A healthy German Shepherd Dog (GSD) exudes charisma and confidence by standing tall, loyal, fearless, and responsible. While your intelligent German Shepherd will do anything in his power to protect you, you need to be very versatile in keeping his health in check. Ensure that he weighs approximately 70 pounds and lives for more than a decade. While good pet food, proper grooming, and rigorous training and exercise should be part and parcel of taking care of your best buddy, you also need to watch out for German Shepherd tail problems and address any underlying issues promptly.
While the tail of a German Shepherd is a functional, significant part of the dog, “tail wagging the dog” is an expression that idiomatically indicates that the dog is being controlled by a less important part than the more important part. German Shepherds are largely known to rely on their long tails for steady balancing and expressing their feelings. When the dog is resting, the tail hangs with a slight curve (raised when moving) and reaches the hock. Regardless of the shape, however, the tail of your German Shepherd should tell you the current emotional state of your buddy.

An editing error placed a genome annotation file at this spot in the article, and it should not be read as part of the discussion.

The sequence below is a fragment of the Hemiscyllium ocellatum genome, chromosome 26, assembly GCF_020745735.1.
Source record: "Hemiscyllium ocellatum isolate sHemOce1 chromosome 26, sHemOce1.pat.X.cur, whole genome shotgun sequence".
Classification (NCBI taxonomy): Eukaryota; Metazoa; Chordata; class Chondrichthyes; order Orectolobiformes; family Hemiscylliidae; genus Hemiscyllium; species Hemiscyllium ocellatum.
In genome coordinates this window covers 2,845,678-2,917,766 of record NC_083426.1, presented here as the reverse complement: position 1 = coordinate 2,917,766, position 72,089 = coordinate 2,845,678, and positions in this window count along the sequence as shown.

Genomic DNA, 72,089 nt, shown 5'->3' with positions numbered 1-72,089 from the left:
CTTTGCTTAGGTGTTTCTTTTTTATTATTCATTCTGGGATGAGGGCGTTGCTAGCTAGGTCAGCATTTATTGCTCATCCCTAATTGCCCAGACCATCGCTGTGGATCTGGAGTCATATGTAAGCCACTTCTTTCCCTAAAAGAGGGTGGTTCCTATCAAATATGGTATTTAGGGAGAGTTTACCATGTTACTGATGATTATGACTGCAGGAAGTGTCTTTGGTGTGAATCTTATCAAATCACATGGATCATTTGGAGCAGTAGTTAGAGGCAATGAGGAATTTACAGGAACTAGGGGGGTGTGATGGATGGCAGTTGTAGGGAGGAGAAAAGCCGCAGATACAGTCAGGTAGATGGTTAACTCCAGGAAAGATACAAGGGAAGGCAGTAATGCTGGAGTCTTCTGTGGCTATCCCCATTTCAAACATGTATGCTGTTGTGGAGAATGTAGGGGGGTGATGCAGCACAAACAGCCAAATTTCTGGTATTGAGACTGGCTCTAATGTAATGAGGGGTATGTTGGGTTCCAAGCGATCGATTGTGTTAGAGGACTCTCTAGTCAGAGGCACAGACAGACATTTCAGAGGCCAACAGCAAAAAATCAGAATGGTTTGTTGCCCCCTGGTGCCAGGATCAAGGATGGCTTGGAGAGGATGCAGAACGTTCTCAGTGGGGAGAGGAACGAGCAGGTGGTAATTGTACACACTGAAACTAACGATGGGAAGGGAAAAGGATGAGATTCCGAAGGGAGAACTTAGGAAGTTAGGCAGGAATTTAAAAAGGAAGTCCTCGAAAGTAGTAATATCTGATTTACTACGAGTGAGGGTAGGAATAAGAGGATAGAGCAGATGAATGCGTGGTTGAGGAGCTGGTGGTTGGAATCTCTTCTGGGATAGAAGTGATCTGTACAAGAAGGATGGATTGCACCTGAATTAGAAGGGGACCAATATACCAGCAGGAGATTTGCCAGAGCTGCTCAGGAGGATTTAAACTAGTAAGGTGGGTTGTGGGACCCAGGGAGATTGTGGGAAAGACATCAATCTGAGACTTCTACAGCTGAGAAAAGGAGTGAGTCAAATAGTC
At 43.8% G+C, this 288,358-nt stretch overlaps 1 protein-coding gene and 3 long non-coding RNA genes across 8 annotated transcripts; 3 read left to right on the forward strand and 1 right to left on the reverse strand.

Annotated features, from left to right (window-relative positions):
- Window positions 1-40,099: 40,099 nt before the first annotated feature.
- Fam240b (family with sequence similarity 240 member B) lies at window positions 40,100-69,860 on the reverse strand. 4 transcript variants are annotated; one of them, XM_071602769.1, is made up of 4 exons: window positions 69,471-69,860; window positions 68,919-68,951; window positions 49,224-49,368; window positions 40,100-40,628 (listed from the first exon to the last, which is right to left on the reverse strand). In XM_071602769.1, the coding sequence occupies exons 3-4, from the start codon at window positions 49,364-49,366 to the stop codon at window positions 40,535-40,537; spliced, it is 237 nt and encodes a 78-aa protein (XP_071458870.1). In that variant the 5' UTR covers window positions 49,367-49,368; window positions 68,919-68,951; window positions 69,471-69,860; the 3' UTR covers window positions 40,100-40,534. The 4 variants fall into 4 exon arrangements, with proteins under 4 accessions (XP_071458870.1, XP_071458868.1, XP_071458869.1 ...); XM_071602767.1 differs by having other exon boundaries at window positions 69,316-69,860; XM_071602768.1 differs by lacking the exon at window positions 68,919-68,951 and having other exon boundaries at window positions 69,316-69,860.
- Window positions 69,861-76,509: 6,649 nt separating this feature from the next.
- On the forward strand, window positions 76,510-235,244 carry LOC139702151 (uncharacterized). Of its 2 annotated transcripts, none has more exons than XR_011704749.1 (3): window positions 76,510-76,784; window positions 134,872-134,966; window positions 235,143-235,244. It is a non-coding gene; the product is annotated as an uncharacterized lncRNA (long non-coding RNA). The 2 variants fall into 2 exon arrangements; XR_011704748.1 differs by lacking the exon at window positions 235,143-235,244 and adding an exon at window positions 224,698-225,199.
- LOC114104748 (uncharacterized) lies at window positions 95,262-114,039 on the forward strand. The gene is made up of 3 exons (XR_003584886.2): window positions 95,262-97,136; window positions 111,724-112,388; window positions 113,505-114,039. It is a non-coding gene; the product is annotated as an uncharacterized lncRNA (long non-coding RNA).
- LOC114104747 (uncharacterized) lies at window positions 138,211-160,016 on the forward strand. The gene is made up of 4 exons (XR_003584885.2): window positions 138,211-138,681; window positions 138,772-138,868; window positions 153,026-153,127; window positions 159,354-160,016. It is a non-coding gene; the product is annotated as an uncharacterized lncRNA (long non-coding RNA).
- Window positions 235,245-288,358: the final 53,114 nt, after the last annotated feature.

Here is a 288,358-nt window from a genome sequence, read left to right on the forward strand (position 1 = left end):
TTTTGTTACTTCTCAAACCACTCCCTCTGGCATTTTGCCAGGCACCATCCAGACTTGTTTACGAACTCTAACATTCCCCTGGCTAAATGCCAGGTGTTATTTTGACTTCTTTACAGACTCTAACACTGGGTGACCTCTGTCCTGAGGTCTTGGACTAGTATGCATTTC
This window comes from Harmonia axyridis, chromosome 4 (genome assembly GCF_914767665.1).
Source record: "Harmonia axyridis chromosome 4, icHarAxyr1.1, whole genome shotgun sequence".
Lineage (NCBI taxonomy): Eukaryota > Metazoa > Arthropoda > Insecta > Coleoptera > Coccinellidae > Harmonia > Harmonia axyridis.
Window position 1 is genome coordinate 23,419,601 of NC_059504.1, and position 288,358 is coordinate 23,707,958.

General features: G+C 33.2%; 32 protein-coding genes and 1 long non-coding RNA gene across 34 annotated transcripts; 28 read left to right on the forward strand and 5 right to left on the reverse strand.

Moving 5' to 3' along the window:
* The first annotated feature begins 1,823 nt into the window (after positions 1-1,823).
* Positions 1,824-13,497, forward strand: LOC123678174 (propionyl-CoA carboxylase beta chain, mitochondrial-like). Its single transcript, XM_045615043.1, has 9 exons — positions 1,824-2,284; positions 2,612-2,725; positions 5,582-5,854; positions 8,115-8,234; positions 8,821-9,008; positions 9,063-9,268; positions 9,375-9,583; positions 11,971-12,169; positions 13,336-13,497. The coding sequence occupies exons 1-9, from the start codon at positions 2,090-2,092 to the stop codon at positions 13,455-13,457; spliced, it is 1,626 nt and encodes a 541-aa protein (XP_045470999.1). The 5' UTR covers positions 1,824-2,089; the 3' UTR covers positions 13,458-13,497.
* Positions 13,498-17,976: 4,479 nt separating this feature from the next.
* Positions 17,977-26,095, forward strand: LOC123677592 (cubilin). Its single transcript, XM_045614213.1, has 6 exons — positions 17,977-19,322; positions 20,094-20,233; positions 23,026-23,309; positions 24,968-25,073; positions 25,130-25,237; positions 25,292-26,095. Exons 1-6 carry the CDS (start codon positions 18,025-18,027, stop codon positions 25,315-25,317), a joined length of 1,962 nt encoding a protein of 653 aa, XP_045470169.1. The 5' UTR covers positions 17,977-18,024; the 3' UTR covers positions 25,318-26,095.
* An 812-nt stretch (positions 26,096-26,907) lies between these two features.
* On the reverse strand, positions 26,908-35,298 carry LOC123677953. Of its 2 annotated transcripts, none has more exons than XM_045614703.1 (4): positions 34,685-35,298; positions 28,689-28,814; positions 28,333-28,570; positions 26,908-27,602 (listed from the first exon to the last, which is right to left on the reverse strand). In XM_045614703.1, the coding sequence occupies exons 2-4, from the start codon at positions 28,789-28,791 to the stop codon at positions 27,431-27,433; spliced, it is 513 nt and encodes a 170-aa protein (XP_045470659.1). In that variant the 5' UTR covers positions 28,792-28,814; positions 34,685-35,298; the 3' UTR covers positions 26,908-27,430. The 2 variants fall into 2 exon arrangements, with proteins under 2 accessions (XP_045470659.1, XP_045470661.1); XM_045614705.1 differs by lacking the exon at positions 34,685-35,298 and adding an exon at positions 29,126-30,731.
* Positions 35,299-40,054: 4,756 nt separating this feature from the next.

Common German Shepherd Tail Problems
Aside from communicating their feelings using their tails, German Shepherds can display several health-related problems through their tails. While some of the German shepherd tail problems can be resolved, others simply don’t have solutions. Therefore, as the owner, you should always be on the look-out for the following German Shepherd tail problems:
This is a chronic tail problem that is often genetic or caused by the inefficient response of the animal’s immune system. It’s a skin disease that causes inflammations around the anus and under the dog’s tail. Partly, however, the thick coat around the anus of your German Shepherd may also be cause Anal Furunculosis.
Apart from the inflamed anal region, your buddy will suffer extreme pain during excretion and have this constant disgusting odor around the perineum. German Shepherds with hyperactive sweat glands in the perineum area and extensive tails are more likely to suffer from this tail problem.
A German Shepherd that doesn’t feed on a balanced diet and thus has a weak immunity is also likely to suffer from tail diseases. Remember, weak immunity in the intestines causes increased bacterial growth.
If you notice any of the above symptoms in your German Shepherd, you must have her examined by the vet immediately. Your best friend will have to be sedated in readiness for the examination because the procedure is usually very uncomfortable. The diagnosis of this disease will include medical therapy that is likely to last up to a month. A surgical procedure, which is usually considered to be very effective, may also come in handy. But, your German Shepherd is good to go even with medical therapy.
Some of the medical therapy’s side effects include bone pain, weight loss, fecal incontinence, and incessant stomach upsets. Proper diet, regular grooming, and clipping will all go a long way in helping your buddy avoid this tail problem. You should also make sure you breed your Zeus with an unaffected German Shepherd to prevent the disease.